Attorney donates $100,000 for Reach Center exhibit

By Sara Schilling, Tri-City HeraldJanuary 15, 2014 

Leslie I. "Les" Brecke was recruited in the 1940s to work on a secret operation that would shape the Tri-Cities and change the world: the Manhattan Project.

"He was in graduate school at the University of Michigan in the department of physics. He was approached by DuPont, 'How would you like to join a new and exotic field of science?'" his son, Allen Brecke, recently told the Herald.

Les Brecke was 22 at the time. The young scientist's work took him from Chicago to Tennessee to New Mexico and finally to Hanford, where he stayed for decades before retiring in the early 1980s. He died in 2007.

Now his son is making a donation that will help ensure his father's contributions and those of his colleagues won't be forgotten, pledging $100,000 to the Hanford Reach Interpretive Center's Manhattan Project exhibit.

Brecke, a prominent local attorney who was named Tri-Citian of the Year in 2013, also is leaving another $100,000 in his will for maintenance and upkeep.

All that is in addition to $50,000 previously donated to the interpretive center by Brecke, a longtime supporter of the Reach who's helped lead fundraising.

The Reach center is set to open this summer at the west end of Columbia Park. A 14,000-square-foot main level will feature two galleries, a multipurpose room, a film viewing room, a great hall, offices and a store. The center also has a 10,000-square-foot basement.

The Manhattan Project exhibit is designed by helveticka, a Spokane-based firm. It's envisioned to eventually anchor a larger exhibit -- assembled over time as funding comes together -- telling the fuller story of the Hanford site.

The Manhattan Project was the place to start.

The project was a turning point in history -- both on an international scale and here in the Tri-Cities, said Lisa Toomey, Reach center CEO.

"The story of what happened in this community, as part of the Manhattan Project, is unique and fascinating. It's an amazing story when you think of what they were able to mobilize in such a short period of time," she said. "We want people to know the role this community played in World War II."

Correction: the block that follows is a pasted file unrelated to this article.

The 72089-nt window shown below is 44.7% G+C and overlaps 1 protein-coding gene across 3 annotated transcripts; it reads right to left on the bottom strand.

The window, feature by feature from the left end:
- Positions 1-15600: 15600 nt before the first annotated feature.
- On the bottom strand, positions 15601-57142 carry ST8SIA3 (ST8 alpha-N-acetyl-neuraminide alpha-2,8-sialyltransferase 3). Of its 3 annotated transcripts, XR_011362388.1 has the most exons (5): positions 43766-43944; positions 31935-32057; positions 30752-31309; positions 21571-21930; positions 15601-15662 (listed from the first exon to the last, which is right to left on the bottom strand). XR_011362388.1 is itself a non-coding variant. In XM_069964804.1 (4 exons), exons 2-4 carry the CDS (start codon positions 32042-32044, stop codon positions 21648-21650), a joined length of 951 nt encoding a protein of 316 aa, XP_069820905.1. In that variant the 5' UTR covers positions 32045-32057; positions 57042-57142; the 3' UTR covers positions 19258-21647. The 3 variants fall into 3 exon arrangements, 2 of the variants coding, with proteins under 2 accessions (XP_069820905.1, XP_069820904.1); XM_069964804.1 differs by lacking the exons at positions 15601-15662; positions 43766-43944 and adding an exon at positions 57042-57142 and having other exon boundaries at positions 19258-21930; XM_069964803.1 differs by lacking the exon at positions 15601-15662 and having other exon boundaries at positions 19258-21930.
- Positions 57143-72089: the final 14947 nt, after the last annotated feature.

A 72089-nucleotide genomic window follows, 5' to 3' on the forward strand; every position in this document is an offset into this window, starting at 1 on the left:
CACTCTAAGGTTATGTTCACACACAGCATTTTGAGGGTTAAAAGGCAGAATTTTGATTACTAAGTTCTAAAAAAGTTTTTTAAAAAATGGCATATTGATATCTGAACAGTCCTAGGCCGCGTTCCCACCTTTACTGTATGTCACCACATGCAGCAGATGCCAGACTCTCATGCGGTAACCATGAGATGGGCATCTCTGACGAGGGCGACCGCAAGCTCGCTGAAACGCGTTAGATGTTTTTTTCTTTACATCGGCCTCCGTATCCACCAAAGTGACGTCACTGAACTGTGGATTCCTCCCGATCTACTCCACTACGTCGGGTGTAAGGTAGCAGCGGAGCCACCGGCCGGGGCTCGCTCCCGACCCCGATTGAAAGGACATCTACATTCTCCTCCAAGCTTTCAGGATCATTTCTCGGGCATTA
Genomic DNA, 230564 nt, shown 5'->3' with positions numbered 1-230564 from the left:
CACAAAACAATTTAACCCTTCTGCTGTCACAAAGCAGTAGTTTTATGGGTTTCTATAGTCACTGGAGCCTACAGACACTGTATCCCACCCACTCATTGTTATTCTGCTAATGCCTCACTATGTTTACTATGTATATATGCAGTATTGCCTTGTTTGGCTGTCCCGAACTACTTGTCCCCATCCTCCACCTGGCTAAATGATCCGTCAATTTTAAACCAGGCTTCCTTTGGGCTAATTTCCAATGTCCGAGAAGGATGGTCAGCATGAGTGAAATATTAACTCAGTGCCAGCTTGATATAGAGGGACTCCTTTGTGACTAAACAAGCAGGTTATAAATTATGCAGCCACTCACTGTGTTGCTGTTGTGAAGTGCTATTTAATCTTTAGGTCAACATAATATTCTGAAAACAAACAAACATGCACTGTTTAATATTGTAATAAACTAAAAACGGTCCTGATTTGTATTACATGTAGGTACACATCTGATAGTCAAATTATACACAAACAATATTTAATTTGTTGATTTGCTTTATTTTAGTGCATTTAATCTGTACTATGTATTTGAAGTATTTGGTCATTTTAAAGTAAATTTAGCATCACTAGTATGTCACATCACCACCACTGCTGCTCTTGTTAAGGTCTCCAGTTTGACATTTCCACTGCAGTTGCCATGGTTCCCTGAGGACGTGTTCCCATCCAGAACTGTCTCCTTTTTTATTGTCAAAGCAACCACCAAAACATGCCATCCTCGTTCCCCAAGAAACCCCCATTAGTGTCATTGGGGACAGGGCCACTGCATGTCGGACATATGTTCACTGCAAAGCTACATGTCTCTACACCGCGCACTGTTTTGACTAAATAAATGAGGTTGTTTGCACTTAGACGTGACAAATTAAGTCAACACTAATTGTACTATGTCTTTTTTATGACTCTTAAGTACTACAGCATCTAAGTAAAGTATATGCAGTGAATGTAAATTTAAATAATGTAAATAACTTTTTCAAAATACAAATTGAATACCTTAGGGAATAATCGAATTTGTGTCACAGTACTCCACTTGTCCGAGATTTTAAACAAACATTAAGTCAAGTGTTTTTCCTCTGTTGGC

The Reach has $100,000 for the exhibit in hand, with the first installment of Brecke's pledge and $75,000 from other sources, including donations from CREHST museum members.

The total price tag for the exhibit isn't finalized, but it's estimated at $100,000. The remainder of Brecke's pledge could go for enhancement or expansion, Toomey said.

Les Brecke was the son of Norwegian immigrants and had a humble upbringing in the Fargo area, his son said.

He was a quiet man, but opened up a bit in his later years about his involvement in the Manhattan Project, with Allen and his two sisters, Leslie and Ann, each getting tidbits.

He was sad every Aug. 9, remembering the day the Fat Man bomb, built with plutonium produced at Hanford, dropped on Nagasaki. "He never forgot," Allen Brecke said. "... It was clearly a feeling that he was sorry that it had to end up that way."

His father was a hardworking man with good judgment and integrity, who made lifelong friends working on the Manhattan Project, Allen Brecke said.

After Les Brecke died, some Hanford history buffs asked to go through some of his things and found treasures, including his handwritten notes from his employee orientation for DuPont.

Allen Brecke keeps as prized possessions some mementos from this father's time at Hanford, including a certificate from Aug. 6, 1945, signed by the U.S. Secretary of War, saying the elder Brecke "participated in work essential to the production of the atomic bomb, thereby contributing to the successful conclusion of World War II." A plaque given to Les Brecke upon his retirement paid tribute to him as "Mr. Plutonium."

Allen Brecke loves the Tri-Cities, and "the interpretive center really showcases our area. ...What made us what we are was the rapid influx of the population to complete the Manhattan Project and continue through the Cold War years. That is our story," he said.

"(My dad's) participation ... I think it's pretty cool," he said.

-- Sara Schilling: 582-1529;; Twitter: @saraTCHerald

Tri-City Herald is pleased to provide this opportunity to share information, experiences and observations about what's in the news. Some of the comments may be reprinted elsewhere in the site or in the newspaper. We encourage lively, open debate on the issues of the day, and ask that you refrain from profanity, hate speech, personal comments and remarks that are off point. Thank you for taking the time to offer your thoughts.

Commenting FAQs | Terms of Service